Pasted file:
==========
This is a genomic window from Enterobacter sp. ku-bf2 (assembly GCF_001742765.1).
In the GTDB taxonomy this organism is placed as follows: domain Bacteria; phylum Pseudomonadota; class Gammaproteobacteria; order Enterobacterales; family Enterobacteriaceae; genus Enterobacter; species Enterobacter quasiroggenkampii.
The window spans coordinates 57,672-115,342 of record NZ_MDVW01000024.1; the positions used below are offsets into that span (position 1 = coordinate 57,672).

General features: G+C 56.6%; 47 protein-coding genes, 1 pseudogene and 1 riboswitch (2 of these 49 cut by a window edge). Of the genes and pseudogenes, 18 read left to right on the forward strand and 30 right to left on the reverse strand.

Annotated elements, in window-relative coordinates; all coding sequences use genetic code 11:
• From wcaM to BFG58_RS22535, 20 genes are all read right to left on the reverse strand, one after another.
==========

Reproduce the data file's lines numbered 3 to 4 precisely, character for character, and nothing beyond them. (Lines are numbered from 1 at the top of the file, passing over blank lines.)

The window spans coordinates 57,672-115,342 of record NZ_MDVW01000024.1; the positions used below are offsets into that span (position 1 = coordinate 57,672).

General features: G+C 56.6%; 47 protein-coding genes, 1 pseudogene and 1 riboswitch (2 of these 49 cut by a window edge). Of the genes and pseudogenes, 18 read left to right on the forward strand and 30 right to left on the reverse strand.